His recording debut Greatest Hits 2011 only complicates matters. The album skyrockets on iTunes and the reviews are overwhelming – despite the project’s musical half-assedness.
It’s like everyone’s been blinded. They don’t want to open their eyes and see what’s really going on.Nicholas Westwood Kidd
Soon, Cheff Records, as the group of friends have dubbed their autonomous and chaotically managed label, is rife with discord. Kidd’s beatmakers and best friends are concerned about their front man’s lack of seriousness. They worry that the music and lyrics aren’t trying hard enough.
“A lot of things factor in when a group of kids coming out of nowhere have to agree about running a potential business empire,” Johnsen says. “They all have different levels of ambition, and suddenly Kidd is a sensation. Can jealousy and suspicion be avoided? Will Kidd have the wherewithal to stay friends with the others and credit them for their part in his success? In practical terms, how do you split the money when you never discussed that kind of thing before? It all happened so fast. Kidd never had time to think. There was always a gig to play, a party to be the centrepiece of – booze, drugs, women lining up.”
Just before New Year’s Eve 2011, the pressure – and maybe the indifference, too – becomes too much for Kidd, who takes to Twitter to announce that he’s done with music. There’s an outcry – and in the blink of an eye the young man is a guest on Denmark’s most popular talk show, sweating bullets as he explains why he’s calling it quits. Though he tries to make plain that the whole Kidd project was just a bad joke that everyone took way too seriously, he ends up recanting. The media firestorm over his retirement makes Kidd announce his comeback in his next breath.
All along, we watch him melting down in front of Johnsen’s camera. We’re there when a girlfriend tells him he got her pregnant against her will. We’re there when he hides from his fans. And we’re there when he rails at them from the stage and, later, when he smarts after the press turns on him.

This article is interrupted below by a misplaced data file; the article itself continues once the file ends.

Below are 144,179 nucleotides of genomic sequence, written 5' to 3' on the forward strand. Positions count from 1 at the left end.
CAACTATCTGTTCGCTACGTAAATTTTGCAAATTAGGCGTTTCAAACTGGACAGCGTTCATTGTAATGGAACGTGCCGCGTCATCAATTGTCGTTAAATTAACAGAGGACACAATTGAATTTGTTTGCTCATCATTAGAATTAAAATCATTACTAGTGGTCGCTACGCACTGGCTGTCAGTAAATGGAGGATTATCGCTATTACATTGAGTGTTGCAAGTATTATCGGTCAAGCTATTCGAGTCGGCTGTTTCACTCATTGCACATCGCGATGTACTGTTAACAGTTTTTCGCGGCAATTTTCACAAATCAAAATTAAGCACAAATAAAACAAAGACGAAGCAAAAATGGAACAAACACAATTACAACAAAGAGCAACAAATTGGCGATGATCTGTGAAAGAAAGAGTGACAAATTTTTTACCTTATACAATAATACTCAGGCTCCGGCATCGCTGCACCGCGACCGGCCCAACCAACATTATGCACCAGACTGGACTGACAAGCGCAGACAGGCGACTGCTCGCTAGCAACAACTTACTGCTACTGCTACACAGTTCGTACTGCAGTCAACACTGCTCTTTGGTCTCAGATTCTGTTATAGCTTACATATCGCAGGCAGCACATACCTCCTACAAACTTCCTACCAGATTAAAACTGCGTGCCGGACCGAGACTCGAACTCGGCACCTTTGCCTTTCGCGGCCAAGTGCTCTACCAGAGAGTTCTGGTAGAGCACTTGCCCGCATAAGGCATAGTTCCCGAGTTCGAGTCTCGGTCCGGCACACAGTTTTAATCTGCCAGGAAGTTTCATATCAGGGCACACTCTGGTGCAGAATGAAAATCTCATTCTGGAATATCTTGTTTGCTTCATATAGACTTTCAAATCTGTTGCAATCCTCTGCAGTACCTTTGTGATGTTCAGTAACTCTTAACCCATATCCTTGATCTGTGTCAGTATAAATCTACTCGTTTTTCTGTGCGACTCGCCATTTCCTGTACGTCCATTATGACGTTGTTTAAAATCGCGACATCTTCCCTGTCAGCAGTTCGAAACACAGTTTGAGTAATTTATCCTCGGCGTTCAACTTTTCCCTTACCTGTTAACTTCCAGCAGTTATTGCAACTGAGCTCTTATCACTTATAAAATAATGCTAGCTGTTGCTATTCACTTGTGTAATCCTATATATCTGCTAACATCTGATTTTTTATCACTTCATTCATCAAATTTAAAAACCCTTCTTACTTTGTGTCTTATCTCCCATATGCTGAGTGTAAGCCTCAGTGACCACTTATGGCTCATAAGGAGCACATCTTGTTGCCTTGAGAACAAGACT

“The harder you fly, the deeper you fall – isn’t that what they say?” the exhausted fabulist says, his head spinning, at the end of Kidd Life.
To be sure, his gallows humour never fails him. And sure, close enough on the idiom. Johnsen’s documentary is a shocking look at how fast things change. From the pits to the peaks and back again in a hyperventilating, hyped-up media image working on every conceivable platform. In this world, no one is spared, kiddo.
Kidd Life, selected for the film festival in Rotterdam, is produced by Kirstine Barfod and Andreas Johnsen for Rosforth Films and Killit Films. For further information, see reverse section.
Director Andreas Johnsen, 38, received a Special Mention for Kidd Life at CPH:DOX, and the film was selected for Rotterdam. Nicaragua, Brazil, Jamaica, Ivory Coasty and Nigeria are just a handful of the countries Johnsen has visited with his camera.
His curiosity-driven method has produced films like A Kind of Paradise (2011), a collective portrait of artists, musicians and other creative firebrands in eight African nations, and Murder (2009), a story about Nicaragua’s abortion law.
Andreas Johnsen is a self-taught filmmaker.